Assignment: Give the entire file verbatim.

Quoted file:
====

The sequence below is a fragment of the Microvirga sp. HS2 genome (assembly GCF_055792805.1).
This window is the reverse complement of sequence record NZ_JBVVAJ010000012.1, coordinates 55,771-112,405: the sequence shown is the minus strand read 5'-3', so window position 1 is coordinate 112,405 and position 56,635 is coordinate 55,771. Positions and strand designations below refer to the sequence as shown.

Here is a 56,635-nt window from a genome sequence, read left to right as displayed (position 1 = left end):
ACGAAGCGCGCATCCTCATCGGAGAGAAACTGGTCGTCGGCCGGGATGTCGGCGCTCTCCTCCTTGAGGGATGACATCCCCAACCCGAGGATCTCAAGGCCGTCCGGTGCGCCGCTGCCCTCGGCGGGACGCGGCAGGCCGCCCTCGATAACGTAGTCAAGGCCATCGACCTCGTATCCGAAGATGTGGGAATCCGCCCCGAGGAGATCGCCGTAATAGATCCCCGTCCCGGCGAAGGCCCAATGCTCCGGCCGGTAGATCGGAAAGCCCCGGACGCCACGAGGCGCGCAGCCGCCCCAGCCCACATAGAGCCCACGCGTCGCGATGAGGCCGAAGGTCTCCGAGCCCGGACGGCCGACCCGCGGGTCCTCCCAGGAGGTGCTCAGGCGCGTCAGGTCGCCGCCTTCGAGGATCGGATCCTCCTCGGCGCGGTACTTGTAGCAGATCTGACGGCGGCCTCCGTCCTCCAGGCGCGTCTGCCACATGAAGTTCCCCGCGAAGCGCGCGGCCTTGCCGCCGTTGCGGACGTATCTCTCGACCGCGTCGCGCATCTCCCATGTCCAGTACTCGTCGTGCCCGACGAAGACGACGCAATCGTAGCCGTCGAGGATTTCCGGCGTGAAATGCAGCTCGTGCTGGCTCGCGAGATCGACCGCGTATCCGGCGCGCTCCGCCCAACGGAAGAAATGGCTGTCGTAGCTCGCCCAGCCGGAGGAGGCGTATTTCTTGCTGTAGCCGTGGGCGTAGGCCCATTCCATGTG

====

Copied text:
The sequence below is a fragment of the Microvirga sp. HS2 genome (assembly GCF_055792805.1).
This window is the reverse complement of sequence record NZ_JBVVAJ010000012.1, coordinates 55,771-112,405: the sequence shown is the minus strand read 5'-3', so window position 1 is coordinate 112,405 and position 56,635 is coordinate 55,771. Positions and strand designations below refer to the sequence as shown.

Here is a 56,635-nt window from a genome sequence, read left to right as displayed (position 1 = left end):
ACGAAGCGCGCATCCTCATCGGAGAGAAACTGGTCGTCGGCCGGGATGTCGGCGCTCTCCTCCTTGAGGGATGACATCCCCAACCCGAGGATCTCAAGGCCGTCCGGTGCGCCGCTGCCCTCGGCGGGACGCGGCAGGCCGCCCTCGATAACGTAGTCAAGGCCATCGACCTCGTATCCGAAGATGTGGGAATCCGCCCCGAGGAGATCGCCGTAATAGATCCCCGTCCCGGCGAAGGCCCAATGCTCCGGCCGGTAGATCGGAAAGCCCCGGACGCCACGAGGCGCGCAGCCGCCCCAGCCCACATAGAGCCCACGCGTCGCGATGAGGCCGAAGGTCTCCGAGCCCGGACGGCCGACCCGCGGGTCCTCCCAGGAGGTGCTCAGGCGCGTCAGGTCGCCGCCTTCGAGGATCGGATCCTCCTCGGCGCGGTACTTGTAGCAGATCTGACGGCGGCCTCCGTCCTCCAGGCGCGTCTGCCACATGAAGTTCCCCGCGAAGCGCGCGGCCTTGCCGCCGTTGCGGACGTATCTCTCGACCGCGTCGCGCATCTCCCATGTCCAGTACTCGTCGTGCCCGACGAAGACGACGCAATCGTAGCCGTCGAGGATTTCCGGCGTGAAATGCAGCTCGTGCTGGCTCGCGAGATCGACCGCGTATCCGGCGCGCTCCGCCCAACGGAAGAAATGGCTGTCGTAGCTCGCCCAGCCGGAGGAGGCGTATTTCTTGCTGTAGCCGTGGGCGTAGGCCCATTCCATGTG